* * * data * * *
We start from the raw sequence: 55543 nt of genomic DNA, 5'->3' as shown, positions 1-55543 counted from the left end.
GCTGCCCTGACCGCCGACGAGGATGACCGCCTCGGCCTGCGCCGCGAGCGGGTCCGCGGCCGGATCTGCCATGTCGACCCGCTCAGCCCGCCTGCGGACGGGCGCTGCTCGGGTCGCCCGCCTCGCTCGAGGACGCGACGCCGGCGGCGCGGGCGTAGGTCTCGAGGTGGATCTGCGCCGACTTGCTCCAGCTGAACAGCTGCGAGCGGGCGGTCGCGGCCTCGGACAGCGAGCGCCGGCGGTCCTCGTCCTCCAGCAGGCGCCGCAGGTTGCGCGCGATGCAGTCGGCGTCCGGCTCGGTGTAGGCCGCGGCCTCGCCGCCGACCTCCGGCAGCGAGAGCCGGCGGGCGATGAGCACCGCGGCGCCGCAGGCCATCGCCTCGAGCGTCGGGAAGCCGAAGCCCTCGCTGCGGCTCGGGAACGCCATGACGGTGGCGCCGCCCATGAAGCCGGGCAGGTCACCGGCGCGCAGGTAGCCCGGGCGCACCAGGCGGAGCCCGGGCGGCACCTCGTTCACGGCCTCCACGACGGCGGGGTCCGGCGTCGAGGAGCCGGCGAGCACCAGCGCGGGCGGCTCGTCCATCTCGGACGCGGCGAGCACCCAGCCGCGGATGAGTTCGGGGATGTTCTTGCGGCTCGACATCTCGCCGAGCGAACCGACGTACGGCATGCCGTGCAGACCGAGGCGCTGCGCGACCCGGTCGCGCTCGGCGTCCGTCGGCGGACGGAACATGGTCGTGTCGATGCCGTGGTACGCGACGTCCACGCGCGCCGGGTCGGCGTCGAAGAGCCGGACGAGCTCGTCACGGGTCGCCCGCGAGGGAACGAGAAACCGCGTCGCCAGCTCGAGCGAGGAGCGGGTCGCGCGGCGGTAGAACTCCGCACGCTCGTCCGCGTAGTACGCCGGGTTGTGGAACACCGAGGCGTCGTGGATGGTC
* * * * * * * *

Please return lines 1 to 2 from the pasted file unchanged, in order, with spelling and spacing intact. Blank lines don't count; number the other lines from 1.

We start from the raw sequence: 55543 nt of genomic DNA, 5'->3' as shown, positions 1-55543 counted from the left end.
GCTGCCCTGACCGCCGACGAGGATGACCGCCTCGGCCTGCGCCGCGAGCGGGTCCGCGGCCGGATCTGCCATGTCGACCCGCTCAGCCCGCCTGCGGACGGGCGCTGCTCGGGTCGCCCGCCTCGCTCGAGGACGCGACGCCGGCGGCGCGGGCGTAGGTCTCGAGGTGGATCTGCGCCGACTTGCTCCAGCTGAACAGCTGCGAGCGGGCGGTCGCGGCCTCGGACAGCGAGCGCCGGCGGTCCTCGTCCTCCAGCAGGCGCCGCAGGTTGCGCGCGATGCAGTCGGCGTCCGGCTCGGTGTAGGCCGCGGCCTCGCCGCCGACCTCCGGCAGCGAGAGCCGGCGGGCGATGAGCACCGCGGCGCCGCAGGCCATCGCCTCGAGCGTCGGGAAGCCGAAGCCCTCGCTGCGGCTCGGGAACGCCATGACGGTGGCGCCGCCCATGAAGCCGGGCAGGTCACCGGCGCGCAGGTAGCCCGGGCGCACCAGGCGGAGCCCGGGCGGCACCTCGTTCACGGCCTCCACGACGGCGGGGTCCGGCGTCGAGGAGCCGGCGAGCACCAGCGCGGGCGGCTCGTCCATCTCGGACGCGGCGAGCACCCAGCCGCGGATGAGTTCGGGGATGTTCTTGCGGCTCGACATCTCGCCGAGCGAACCGACGTACGGCATGCCGTGCAGACCGAGGCGCTGCGCGACCCGGTCGCGCTCGGCGTCCGTCGGCGGACGGAACATGGTCGTGTCGATGCCGTGGTACGCGACGTCCACGCGCGCCGGGTCGGCGTCGAAGAGCCGGACGAGCTCGTCACGGGTCGCCCGCGAGGGAACGAGAAACCGCGTCGCCAGCTCGAGCGAGGAGCGGGTCGCGCGGCGGTAGAACTCCGCACGCTCGTCCGCGTAGTACGCCGGGTTGTGGAACACCGAGGCGTCGTGGATGGTC